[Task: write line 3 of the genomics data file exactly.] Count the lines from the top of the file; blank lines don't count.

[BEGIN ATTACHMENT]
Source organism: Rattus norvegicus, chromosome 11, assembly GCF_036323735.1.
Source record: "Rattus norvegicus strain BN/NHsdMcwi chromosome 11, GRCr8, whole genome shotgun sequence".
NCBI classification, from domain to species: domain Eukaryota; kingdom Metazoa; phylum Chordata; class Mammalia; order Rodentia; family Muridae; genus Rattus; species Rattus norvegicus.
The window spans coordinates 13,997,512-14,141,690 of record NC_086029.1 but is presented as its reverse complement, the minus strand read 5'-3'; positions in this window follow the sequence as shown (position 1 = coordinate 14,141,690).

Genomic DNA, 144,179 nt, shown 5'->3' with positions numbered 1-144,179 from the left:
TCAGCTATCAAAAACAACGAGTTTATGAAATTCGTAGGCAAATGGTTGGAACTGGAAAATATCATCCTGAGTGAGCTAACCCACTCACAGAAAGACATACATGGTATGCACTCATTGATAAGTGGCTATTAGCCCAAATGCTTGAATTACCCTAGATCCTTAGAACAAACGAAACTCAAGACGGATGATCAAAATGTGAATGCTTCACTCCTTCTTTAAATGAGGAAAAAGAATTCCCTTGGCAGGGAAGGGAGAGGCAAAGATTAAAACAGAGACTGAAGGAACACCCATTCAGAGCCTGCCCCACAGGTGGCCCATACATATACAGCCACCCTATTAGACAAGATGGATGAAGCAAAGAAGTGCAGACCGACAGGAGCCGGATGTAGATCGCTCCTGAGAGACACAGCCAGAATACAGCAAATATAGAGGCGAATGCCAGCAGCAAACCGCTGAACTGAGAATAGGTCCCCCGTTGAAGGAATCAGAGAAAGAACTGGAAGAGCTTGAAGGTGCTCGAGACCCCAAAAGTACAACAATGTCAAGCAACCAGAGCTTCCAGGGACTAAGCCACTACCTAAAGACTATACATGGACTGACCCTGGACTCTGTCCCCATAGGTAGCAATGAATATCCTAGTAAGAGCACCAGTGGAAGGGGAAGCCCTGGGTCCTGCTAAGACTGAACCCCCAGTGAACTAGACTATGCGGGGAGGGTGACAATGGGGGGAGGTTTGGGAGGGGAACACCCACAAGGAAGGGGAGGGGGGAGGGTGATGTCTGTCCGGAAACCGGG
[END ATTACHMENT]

NCBI classification, from domain to species: domain Eukaryota; kingdom Metazoa; phylum Chordata; class Mammalia; order Rodentia; family Muridae; genus Rattus; species Rattus norvegicus.